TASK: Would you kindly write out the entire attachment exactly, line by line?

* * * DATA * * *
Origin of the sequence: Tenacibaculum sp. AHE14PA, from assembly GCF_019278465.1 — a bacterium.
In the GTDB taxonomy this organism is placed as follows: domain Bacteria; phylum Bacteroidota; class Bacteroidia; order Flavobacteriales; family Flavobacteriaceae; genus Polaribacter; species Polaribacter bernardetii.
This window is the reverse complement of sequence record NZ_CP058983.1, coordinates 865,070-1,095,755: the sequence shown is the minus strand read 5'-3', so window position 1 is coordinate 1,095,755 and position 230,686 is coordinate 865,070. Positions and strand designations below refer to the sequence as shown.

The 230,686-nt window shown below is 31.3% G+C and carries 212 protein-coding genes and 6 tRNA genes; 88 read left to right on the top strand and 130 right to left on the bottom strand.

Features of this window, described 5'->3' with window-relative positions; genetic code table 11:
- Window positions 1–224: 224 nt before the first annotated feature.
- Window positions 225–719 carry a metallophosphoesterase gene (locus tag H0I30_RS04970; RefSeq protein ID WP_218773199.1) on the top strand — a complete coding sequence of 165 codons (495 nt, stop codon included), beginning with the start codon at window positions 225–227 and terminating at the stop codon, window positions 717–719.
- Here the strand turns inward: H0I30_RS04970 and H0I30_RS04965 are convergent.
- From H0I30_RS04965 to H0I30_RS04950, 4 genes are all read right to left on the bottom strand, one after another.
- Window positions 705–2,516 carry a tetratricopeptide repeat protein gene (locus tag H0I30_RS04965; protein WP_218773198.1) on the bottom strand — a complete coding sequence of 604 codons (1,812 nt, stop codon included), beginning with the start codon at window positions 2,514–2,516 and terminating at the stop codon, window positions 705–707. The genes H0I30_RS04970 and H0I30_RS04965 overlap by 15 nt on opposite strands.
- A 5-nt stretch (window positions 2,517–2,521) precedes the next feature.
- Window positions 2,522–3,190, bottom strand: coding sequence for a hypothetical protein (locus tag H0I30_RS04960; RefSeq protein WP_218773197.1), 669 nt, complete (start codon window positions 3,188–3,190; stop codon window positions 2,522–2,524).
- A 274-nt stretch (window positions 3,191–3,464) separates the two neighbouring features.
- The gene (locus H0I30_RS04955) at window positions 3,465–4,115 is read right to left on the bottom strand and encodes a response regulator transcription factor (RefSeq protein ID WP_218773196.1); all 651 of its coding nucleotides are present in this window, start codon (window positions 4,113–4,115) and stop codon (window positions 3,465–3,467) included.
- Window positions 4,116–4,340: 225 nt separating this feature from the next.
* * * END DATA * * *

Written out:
Origin of the sequence: Tenacibaculum sp. AHE14PA, from assembly GCF_019278465.1 — a bacterium.
In the GTDB taxonomy this organism is placed as follows: domain Bacteria; phylum Bacteroidota; class Bacteroidia; order Flavobacteriales; family Flavobacteriaceae; genus Polaribacter; species Polaribacter bernardetii.
This window is the reverse complement of sequence record NZ_CP058983.1, coordinates 865,070-1,095,755: the sequence shown is the minus strand read 5'-3', so window position 1 is coordinate 1,095,755 and position 230,686 is coordinate 865,070. Positions and strand designations below refer to the sequence as shown.

The 230,686-nt window shown below is 31.3% G+C and carries 212 protein-coding genes and 6 tRNA genes; 88 read left to right on the top strand and 130 right to left on the bottom strand.

Features of this window, described 5'->3' with window-relative positions; genetic code table 11:
- Window positions 1–224: 224 nt before the first annotated feature.
- Window positions 225–719 carry a metallophosphoesterase gene (locus tag H0I30_RS04970; RefSeq protein ID WP_218773199.1) on the top strand — a complete coding sequence of 165 codons (495 nt, stop codon included), beginning with the start codon at window positions 225–227 and terminating at the stop codon, window positions 717–719.
- Here the strand turns inward: H0I30_RS04970 and H0I30_RS04965 are convergent.
- From H0I30_RS04965 to H0I30_RS04950, 4 genes are all read right to left on the bottom strand, one after another.
- Window positions 705–2,516 carry a tetratricopeptide repeat protein gene (locus tag H0I30_RS04965; protein WP_218773198.1) on the bottom strand — a complete coding sequence of 604 codons (1,812 nt, stop codon included), beginning with the start codon at window positions 2,514–2,516 and terminating at the stop codon, window positions 705–707. The genes H0I30_RS04970 and H0I30_RS04965 overlap by 15 nt on opposite strands.
- A 5-nt stretch (window positions 2,517–2,521) precedes the next feature.
- Window positions 2,522–3,190, bottom strand: coding sequence for a hypothetical protein (locus tag H0I30_RS04960; RefSeq protein WP_218773197.1), 669 nt, complete (start codon window positions 3,188–3,190; stop codon window positions 2,522–2,524).
- A 274-nt stretch (window positions 3,191–3,464) separates the two neighbouring features.
- The gene (locus H0I30_RS04955) at window positions 3,465–4,115 is read right to left on the bottom strand and encodes a response regulator transcription factor (RefSeq protein ID WP_218773196.1); all 651 of its coding nucleotides are present in this window, start codon (window positions 4,113–4,115) and stop codon (window positions 3,465–3,467) included.
- Window positions 4,116–4,340: 225 nt separating this feature from the next.